Confórmi [le forme non appartengono a nessuno] is an ongoing visual project by Italian artist and architecture student Davide Trabucco consisting of a series of pictorial mashups that merge existing, found images to create new ones. As the project’s name suggests (the English translation would be “Compliance [form belongs to no one]”), it concentrates on form rather than content, tracing a universal formal language across time, geography and mediums. For Trabucco, all creative work is derivative and builds on existing, archetypal forms, and this is a concept he is attempting to capture through this series.
All images in Confórmi basically conform to a specific shape, namely that of a square sliced diagonally in half, with each of the two parts then originating from sources that are worlds apart in terms of time and style and yet which seamlessly integrate into one another. For instance, a picture from Robert Venturi, Denise Scott Brown and Steven Izenour’s 1972 seminal book “Learning from Las Vegas” is paired with an early 19th century painting by German Romantic artist Caspar David Friedrich creating an otherworldly landscape. Elsewhere, a futuristic interior from Stanley Kubrick’s 2001: A Space Odyssey is conjoined with the Neo-Gothic tower of Église Saint-Joseph at Le Havre in perfect symmetry. In another collage, Marina Abramovic, performing in 2010 at MOMA, sits across from Marchel Duchamp captured in 1963 playing chess.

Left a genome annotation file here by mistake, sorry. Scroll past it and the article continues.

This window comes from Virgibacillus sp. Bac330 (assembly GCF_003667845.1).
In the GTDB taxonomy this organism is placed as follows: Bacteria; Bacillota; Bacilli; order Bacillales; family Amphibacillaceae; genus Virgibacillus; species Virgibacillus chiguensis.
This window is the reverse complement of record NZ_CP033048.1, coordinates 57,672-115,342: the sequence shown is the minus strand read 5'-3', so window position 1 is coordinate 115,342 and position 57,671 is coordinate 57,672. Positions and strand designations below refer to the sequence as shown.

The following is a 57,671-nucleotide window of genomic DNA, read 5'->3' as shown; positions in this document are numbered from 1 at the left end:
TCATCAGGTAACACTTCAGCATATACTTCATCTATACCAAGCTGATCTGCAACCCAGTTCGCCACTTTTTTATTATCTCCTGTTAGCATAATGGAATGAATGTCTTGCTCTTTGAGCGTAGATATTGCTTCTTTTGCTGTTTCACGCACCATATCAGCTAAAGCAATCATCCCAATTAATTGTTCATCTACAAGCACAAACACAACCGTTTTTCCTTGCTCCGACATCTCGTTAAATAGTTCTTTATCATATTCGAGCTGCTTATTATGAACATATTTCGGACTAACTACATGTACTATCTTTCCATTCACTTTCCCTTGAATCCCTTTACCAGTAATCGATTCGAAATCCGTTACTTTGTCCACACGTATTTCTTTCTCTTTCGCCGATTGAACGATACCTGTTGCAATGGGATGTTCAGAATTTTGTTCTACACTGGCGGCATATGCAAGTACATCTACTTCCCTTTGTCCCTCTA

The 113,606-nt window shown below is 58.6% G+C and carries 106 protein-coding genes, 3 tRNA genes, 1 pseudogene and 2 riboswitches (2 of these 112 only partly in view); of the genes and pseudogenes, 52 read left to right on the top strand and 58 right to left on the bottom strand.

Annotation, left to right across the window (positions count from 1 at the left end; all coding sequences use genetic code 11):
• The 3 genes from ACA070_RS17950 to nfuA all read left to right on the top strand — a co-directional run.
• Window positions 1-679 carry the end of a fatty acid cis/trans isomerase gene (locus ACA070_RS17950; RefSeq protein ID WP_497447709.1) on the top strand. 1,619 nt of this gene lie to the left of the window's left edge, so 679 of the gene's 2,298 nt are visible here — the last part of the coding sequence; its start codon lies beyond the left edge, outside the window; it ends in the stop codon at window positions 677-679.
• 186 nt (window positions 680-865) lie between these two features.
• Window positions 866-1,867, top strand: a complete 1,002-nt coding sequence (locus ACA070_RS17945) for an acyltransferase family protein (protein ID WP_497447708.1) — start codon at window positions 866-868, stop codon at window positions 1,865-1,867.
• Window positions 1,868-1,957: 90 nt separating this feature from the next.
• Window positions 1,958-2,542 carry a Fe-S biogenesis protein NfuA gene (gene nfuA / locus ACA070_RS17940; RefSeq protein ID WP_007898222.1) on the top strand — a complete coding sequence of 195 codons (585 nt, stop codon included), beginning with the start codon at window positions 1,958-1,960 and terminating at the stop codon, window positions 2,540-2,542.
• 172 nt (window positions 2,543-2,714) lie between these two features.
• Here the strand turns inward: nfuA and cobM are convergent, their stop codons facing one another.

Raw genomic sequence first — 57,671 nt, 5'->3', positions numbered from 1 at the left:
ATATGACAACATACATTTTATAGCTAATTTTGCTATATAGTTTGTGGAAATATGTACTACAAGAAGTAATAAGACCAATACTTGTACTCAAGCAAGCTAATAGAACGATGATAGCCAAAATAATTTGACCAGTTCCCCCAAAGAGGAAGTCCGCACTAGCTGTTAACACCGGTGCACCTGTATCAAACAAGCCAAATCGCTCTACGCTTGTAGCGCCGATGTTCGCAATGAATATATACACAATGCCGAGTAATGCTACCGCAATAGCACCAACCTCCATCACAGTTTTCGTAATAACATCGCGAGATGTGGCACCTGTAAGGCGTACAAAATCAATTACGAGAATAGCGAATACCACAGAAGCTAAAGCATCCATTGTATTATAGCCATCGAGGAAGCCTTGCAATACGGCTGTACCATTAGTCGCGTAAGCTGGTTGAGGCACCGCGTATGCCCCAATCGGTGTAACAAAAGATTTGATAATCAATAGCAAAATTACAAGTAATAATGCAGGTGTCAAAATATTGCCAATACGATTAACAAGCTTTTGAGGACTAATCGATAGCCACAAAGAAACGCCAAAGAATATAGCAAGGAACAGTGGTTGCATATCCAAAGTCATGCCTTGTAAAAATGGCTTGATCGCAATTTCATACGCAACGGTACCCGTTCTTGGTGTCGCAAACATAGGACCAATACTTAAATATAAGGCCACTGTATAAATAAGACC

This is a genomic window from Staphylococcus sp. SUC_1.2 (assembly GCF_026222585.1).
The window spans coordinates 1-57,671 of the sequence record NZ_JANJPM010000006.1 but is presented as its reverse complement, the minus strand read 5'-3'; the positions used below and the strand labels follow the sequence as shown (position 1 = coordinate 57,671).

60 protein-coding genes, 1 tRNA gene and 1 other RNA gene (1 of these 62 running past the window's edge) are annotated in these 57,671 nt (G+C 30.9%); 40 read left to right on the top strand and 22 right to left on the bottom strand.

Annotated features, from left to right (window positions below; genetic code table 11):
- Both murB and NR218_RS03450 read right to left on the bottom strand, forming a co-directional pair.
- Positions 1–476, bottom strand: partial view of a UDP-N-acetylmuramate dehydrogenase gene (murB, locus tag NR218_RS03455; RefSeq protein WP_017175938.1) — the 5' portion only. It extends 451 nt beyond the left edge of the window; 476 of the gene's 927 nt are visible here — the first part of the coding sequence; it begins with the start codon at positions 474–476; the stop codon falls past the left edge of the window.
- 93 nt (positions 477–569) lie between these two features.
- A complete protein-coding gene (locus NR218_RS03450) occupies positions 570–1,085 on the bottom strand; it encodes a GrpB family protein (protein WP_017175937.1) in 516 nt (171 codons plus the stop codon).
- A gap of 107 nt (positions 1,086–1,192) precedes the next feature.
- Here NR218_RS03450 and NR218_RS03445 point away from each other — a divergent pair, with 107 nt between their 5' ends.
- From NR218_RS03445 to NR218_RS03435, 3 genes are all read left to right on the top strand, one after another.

Trabucco is never actively looking for material for his next piece but rather relies on intuition and happenstance; a new entry is born when an image he comes across triggers a memory of another he has already seen. According to the artist, the project is intended as an archive of his diverse visual references and as such it encompasses a wide range of creative sources, from art, architecture and photography to movies, advertising and pop culture —which is after all what makes these mashups so surprising, current and captivating. The Confórmi series, currently growing online as a Tumblr archive, will eventually lead to a print publication.